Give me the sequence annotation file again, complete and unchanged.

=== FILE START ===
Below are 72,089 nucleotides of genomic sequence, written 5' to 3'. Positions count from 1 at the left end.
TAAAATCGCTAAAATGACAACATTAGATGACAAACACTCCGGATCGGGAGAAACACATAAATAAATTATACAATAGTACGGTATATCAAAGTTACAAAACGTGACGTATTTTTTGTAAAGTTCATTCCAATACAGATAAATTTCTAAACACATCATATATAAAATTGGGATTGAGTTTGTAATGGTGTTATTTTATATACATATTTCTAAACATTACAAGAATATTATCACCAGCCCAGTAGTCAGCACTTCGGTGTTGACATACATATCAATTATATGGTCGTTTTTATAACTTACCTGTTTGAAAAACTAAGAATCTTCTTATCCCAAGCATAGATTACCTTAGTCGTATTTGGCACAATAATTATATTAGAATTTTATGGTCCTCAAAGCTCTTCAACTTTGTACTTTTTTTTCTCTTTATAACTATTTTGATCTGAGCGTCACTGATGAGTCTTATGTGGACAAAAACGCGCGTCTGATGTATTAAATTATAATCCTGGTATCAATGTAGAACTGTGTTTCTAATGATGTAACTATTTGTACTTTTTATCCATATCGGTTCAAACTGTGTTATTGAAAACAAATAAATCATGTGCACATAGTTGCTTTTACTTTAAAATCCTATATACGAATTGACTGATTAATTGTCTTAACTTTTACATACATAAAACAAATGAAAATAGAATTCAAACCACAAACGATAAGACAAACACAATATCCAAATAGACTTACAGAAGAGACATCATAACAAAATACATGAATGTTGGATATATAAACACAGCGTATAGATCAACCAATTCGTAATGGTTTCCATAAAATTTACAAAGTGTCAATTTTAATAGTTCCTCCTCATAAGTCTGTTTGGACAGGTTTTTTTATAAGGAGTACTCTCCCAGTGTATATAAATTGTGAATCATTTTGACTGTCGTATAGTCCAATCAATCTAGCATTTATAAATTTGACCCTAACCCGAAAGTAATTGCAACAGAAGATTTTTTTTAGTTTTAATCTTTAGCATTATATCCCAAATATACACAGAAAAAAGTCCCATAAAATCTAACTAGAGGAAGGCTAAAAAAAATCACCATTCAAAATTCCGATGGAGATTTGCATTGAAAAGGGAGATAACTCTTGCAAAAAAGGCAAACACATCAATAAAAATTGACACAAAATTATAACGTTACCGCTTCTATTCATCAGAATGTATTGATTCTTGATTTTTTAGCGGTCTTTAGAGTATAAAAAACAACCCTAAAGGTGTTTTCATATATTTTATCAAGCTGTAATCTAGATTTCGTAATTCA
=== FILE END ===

Below are 72,089 nucleotides of genomic sequence, written 5' to 3'. Positions count from 1 at the left end.
TAAAATCGCTAAAATGACAACATTAGATGACAAACACTCCGGATCGGGAGAAACACATAAATAAATTATACAATAGTACGGTATATCAAAGTTACAAAACGTGACGTATTTTTTGTAAAGTTCATTCCAATACAGATAAATTTCTAAACACATCATATATAAAATTGGGATTGAGTTTGTAATGGTGTTATTTTATATACATATTTCTAAACATTACAAGAATATTATCACCAGCCCAGTAGTCAGCACTTCGGTGTTGACATACATATCAATTATATGGTCGTTTTTATAACTTACCTGTTTGAAAAACTAAGAATCTTCTTATCCCAAGCATAGATTACCTTAGTCGTATTTGGCACAATAATTATATTAGAATTTTATGGTCCTCAAAGCTCTTCAACTTTGTACTTTTTTTTCTCTTTATAACTATTTTGATCTGAGCGTCACTGATGAGTCTTATGTGGACAAAAACGCGCGTCTGATGTATTAAATTATAATCCTGGTATCAATGTAGAACTGTGTTTCTAATGATGTAACTATTTGTACTTTTTATCCATATCGGTTCAAACTGTGTTATTGAAAACAAATAAATCATGTGCACATAGTTGCTTTTACTTTAAAATCCTATATACGAATTGACTGATTAATTGTCTTAACTTTTACATACATAAAACAAATGAAAATAGAATTCAAACCACAAACGATAAGACAAACACAATATCCAAATAGACTTACAGAAGAGACATCATAACAAAATACATGAATGTTGGATATATAAACACAGCGTATAGATCAACCAATTCGTAATGGTTTCCATAAAATTTACAAAGTGTCAATTTTAATAGTTCCTCCTCATAAGTCTGTTTGGACAGGTTTTTTTATAAGGAGTACTCTCCCAGTGTATATAAATTGTGAATCATTTTGACTGTCGTATAGTCCAATCAATCTAGCATTTATAAATTTGACCCTAACCCGAAAGTAATTGCAACAGAAGATTTTTTTTAGTTTTAATCTTTAGCATTATATCCCAAATATACACAGAAAAAAGTCCCATAAAATCTAACTAGAGGAAGGCTAAAAAAAATCACCATTCAAAATTCCGATGGAGATTTGCATTGAAAAGGGAGATAACTCTTGCAAAAAAGGCAAACACATCAATAAAAATTGACACAAAATTATAACGTTACCGCTTCTATTCATCAGAATGTATTGATTCTTGATTTTTTAGCGGTCTTTAGAGTATAAAAAACAACCCTAAAGGTGTTTTCATATATTTTATCAAGCTGTAATCTAGATTTCGTAATTCA